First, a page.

Trade liberalization has been lauded by neoclassical economists as a channel for economic growth-led poverty reduction and an escape from the conflict and poverty "trap." Trade-Related Development Assistance, and later "Aid for trade", emerged from the World Trade Organization meetings (or "Rounds") and became a popular tool for international donors to encourage economic growth in the private sector of developing countries while building their capacity to participate in global trade.

The World Trade Organization (WTO)-led multilateral negotiations on trade have focused attention on the costs and benefits of developing countries to participate in global trade as well as the role of trade liberalization in development. The basic principle behind initiatives emerging from the rounds is a belief that low-income nations will continue to be marginalized without the tools, capital and know-how to be competitive in global markets. In the earliest post-conflict period, donor-led interventions are believed to be necessary to kick-start private sector development and to provide the inputs and incentives needed to engage the economic participation of the poor.

Trade-Related Development Assistance (TRDA) first emerged in the late 1990s to guide separate bilateral assistance programs, partly though the creation of the Integrated Framework (IF) in 1997 and the Joint Integrated Technical Assistance Programme (JITAP) in 1998. It marked a sea change for developing countries in garnering a higher level of participation to represent their concerns and priorities in international trade. Access to global markets and unfair or exclusionary policies ranked high in this round, as the limits of liberalization efforts were articulated as a key issue. Trade related assistance and capacity development became popular in 2001, as an "innovation" of the Uruguay Round (1986-1994), which capitalized on the history of donor-led private sector aid programs dating from the 1960s and the notorious structural adjustment in the 1980s and 1990s.45 It is also described as a "complement" to the later Doha Development Agenda, the current WTO trade round begun in 2001 with a focus on lowering trade barriers.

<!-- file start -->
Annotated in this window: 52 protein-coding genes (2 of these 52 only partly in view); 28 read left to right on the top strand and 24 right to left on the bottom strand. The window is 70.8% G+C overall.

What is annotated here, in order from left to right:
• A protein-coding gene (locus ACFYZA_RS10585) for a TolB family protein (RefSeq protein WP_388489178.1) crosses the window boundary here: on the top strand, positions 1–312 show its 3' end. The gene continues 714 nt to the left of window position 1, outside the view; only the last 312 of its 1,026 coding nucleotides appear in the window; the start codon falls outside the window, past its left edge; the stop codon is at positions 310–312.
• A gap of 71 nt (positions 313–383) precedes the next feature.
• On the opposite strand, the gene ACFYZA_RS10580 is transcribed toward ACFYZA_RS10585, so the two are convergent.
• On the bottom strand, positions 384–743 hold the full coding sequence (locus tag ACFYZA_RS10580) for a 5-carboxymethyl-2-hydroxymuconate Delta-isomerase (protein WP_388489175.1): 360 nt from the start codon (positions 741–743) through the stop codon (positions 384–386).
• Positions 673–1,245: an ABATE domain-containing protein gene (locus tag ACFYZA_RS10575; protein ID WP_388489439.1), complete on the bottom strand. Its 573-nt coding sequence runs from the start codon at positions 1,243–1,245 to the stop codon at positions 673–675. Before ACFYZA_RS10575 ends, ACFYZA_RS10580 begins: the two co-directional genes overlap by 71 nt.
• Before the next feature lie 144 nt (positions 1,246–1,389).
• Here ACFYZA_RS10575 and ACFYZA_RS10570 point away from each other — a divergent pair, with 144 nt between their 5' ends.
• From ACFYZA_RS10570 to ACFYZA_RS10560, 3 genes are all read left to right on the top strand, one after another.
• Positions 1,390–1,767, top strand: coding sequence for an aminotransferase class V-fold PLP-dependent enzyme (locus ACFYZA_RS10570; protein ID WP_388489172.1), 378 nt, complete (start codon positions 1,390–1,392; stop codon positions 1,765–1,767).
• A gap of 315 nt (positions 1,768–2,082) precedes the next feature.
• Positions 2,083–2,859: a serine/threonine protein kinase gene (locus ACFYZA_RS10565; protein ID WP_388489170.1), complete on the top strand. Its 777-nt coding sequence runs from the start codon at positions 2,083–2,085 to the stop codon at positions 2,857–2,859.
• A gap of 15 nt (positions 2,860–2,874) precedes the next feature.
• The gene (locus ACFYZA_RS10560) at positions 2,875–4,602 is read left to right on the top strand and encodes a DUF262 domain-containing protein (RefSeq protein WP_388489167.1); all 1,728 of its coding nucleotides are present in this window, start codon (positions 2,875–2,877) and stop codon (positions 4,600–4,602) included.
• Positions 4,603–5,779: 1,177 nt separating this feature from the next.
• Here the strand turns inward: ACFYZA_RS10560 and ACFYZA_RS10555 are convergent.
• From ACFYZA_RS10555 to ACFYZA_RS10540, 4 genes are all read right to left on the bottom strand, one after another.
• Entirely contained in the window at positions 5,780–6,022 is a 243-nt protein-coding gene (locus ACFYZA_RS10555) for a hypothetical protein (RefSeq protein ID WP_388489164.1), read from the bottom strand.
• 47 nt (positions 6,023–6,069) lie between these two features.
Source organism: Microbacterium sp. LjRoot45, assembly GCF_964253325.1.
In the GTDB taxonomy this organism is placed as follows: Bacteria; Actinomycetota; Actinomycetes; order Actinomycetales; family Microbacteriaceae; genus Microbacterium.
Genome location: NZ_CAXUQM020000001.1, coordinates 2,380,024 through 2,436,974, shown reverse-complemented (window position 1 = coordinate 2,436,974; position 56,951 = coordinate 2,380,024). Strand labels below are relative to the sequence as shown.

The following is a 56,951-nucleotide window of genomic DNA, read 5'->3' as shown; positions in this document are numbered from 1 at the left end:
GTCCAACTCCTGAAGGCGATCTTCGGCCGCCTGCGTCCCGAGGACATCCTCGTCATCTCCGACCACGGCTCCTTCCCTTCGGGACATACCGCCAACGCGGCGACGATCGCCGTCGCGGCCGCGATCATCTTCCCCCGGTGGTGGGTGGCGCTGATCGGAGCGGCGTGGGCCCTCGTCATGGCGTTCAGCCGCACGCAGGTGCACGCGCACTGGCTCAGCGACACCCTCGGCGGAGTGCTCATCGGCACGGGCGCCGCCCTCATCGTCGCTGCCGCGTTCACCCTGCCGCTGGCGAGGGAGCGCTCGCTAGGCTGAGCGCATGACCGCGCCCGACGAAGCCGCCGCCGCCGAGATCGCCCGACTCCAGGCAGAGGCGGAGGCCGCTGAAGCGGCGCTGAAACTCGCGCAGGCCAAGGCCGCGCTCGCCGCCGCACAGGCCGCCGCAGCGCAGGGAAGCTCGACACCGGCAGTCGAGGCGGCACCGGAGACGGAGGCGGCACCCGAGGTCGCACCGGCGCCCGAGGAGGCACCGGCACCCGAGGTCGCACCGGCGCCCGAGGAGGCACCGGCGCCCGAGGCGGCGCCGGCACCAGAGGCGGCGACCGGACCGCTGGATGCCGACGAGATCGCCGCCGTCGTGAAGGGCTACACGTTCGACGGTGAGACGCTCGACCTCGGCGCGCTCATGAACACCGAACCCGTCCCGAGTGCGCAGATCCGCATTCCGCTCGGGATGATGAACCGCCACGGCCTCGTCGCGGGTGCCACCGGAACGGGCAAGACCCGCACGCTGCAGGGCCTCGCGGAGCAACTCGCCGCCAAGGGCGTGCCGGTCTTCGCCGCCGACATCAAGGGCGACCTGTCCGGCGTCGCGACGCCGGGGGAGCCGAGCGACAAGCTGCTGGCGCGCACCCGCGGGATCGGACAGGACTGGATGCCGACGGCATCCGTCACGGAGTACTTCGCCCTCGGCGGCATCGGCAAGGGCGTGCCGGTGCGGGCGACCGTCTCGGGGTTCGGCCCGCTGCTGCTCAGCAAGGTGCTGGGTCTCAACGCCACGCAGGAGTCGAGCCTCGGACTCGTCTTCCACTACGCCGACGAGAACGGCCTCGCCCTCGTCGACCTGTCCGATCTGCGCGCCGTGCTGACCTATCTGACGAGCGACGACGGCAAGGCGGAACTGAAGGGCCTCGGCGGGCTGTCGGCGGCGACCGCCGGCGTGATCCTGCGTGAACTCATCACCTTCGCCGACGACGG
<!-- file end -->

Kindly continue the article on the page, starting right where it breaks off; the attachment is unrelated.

Separately, a WTO task force created an Aid for Trade (A4T) agenda as a distinct evolution from Doha in 2006. Launched in December 2005 at the WTO's ministerial conference in Hong Kong, China, Aid for Trade is defined as "aid for developing countries to build supply-side capacity and trade-related infrastructure to expand trade." It was not meant to replace, but rather reinforce the achievements of the WTO's Doha Round, by lending a more balanced view of the link between trade and development.46

Evolving partly out of lessons from the failures of structural adjustment policies in the 1980s and 90s, A4T aims to go beyond social and economic recovery support to encourage in a targeted manner the growth of local and state markets to engage in trading in the global economy. Although the private sector has generally been left out of A4T discussion, the A4T agenda inherently requires the involvement of the private sector. According to the Overseas Development Institute, ODI, Britain's leading independent think tank on international development and humanitarian issues, "It is unclear how the private sector has been involved in the A4T processes. They did not contribute significantly to the Task Force, but the private sector is ultimately responsible for trading and should therefore be a major recipient. Its role in A4T planning and implementation should be clarified."47

These initiatives, jointly also known as "trade development", aims to open doors for enterprises to engage in trade, support local business structures and to create favorable domestic business climates. These are now widely employed mandates that are used by "virtually all national donor agencies" and the major multilaterals institutions, "World Bank, the IMF, UNCTAD, FAO, OECD, UNIDO, UNDP, and the WTO itself."48

However, donor countries are finding it difficult to balance their requirements to encourage trade-related measures (e.g., investment, competition policy, procurement and trade facilitation) with developing countries' requests for increases in trade-related assistance. In turn, many low-income countries grapple with implementation of these trade measures (which can open them to potential external shocks) and already high rates of poverty at home. Combined, these can contribute to instability and conflict. A more generous and flexible approach to trade development policies may go a long way in stewarding this delicate transition process more effectively.49